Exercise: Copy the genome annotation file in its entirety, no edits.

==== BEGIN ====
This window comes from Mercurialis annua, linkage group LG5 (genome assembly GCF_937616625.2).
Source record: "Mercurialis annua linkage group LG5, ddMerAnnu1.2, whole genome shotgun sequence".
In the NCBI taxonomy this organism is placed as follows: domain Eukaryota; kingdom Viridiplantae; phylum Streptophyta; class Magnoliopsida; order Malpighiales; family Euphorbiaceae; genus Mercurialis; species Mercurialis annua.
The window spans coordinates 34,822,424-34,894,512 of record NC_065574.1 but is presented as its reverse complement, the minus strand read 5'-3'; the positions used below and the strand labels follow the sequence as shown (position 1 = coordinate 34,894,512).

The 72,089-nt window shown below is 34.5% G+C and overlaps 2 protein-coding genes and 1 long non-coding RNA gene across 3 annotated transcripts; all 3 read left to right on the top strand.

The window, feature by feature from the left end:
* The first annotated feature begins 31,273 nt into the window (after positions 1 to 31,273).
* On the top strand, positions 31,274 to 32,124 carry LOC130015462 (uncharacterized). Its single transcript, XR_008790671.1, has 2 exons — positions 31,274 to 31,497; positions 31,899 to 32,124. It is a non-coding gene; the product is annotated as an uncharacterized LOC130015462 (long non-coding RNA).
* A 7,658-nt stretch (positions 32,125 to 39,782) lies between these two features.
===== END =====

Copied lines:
This window comes from Mercurialis annua, linkage group LG5 (genome assembly GCF_937616625.2).
Source record: "Mercurialis annua linkage group LG5, ddMerAnnu1.2, whole genome shotgun sequence".
In the NCBI taxonomy this organism is placed as follows: domain Eukaryota; kingdom Viridiplantae; phylum Streptophyta; class Magnoliopsida; order Malpighiales; family Euphorbiaceae; genus Mercurialis; species Mercurialis annua.
The window spans coordinates 34,822,424-34,894,512 of record NC_065574.1 but is presented as its reverse complement, the minus strand read 5'-3'; the positions used below and the strand labels follow the sequence as shown (position 1 = coordinate 34,894,512).

The 72,089-nt window shown below is 34.5% G+C and overlaps 2 protein-coding genes and 1 long non-coding RNA gene across 3 annotated transcripts; all 3 read left to right on the top strand.

The window, feature by feature from the left end:
* The first annotated feature begins 31,273 nt into the window (after positions 1 to 31,273).
* On the top strand, positions 31,274 to 32,124 carry LOC130015462 (uncharacterized). Its single transcript, XR_008790671.1, has 2 exons — positions 31,274 to 31,497; positions 31,899 to 32,124. It is a non-coding gene; the product is annotated as an uncharacterized LOC130015462 (long non-coding RNA).
* A 7,658-nt stretch (positions 32,125 to 39,782) lies between these two features.